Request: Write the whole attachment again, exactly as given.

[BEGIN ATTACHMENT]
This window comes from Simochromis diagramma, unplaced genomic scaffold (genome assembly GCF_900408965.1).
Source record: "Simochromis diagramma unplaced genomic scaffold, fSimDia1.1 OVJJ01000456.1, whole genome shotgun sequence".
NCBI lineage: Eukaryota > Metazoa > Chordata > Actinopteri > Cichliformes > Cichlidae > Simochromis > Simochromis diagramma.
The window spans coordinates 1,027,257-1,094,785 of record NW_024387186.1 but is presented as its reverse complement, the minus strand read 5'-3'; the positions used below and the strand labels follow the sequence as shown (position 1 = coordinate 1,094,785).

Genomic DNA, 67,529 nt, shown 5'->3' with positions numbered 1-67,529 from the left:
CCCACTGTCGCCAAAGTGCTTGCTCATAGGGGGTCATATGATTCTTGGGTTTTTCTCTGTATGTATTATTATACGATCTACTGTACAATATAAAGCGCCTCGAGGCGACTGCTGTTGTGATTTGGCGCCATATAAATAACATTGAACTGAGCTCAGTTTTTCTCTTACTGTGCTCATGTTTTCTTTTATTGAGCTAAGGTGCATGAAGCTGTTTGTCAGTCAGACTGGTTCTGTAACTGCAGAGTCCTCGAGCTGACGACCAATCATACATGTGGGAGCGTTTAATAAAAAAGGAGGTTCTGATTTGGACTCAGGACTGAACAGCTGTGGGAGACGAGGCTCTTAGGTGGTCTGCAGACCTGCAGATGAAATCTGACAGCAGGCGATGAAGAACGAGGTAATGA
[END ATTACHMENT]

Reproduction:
This window comes from Simochromis diagramma, unplaced genomic scaffold (genome assembly GCF_900408965.1).
Source record: "Simochromis diagramma unplaced genomic scaffold, fSimDia1.1 OVJJ01000456.1, whole genome shotgun sequence".
NCBI lineage: Eukaryota > Metazoa > Chordata > Actinopteri > Cichliformes > Cichlidae > Simochromis > Simochromis diagramma.
The window spans coordinates 1,027,257-1,094,785 of record NW_024387186.1 but is presented as its reverse complement, the minus strand read 5'-3'; the positions used below and the strand labels follow the sequence as shown (position 1 = coordinate 1,094,785).

Genomic DNA, 67,529 nt, shown 5'->3' with positions numbered 1-67,529 from the left:
CCCACTGTCGCCAAAGTGCTTGCTCATAGGGGGTCATATGATTCTTGGGTTTTTCTCTGTATGTATTATTATACGATCTACTGTACAATATAAAGCGCCTCGAGGCGACTGCTGTTGTGATTTGGCGCCATATAAATAACATTGAACTGAGCTCAGTTTTTCTCTTACTGTGCTCATGTTTTCTTTTATTGAGCTAAGGTGCATGAAGCTGTTTGTCAGTCAGACTGGTTCTGTAACTGCAGAGTCCTCGAGCTGACGACCAATCATACATGTGGGAGCGTTTAATAAAAAAGGAGGTTCTGATTTGGACTCAGGACTGAACAGCTGTGGGAGACGAGGCTCTTAGGTGGTCTGCAGACCTGCAGATGAAATCTGACAGCAGGCGATGAAGAACGAGGTAATGA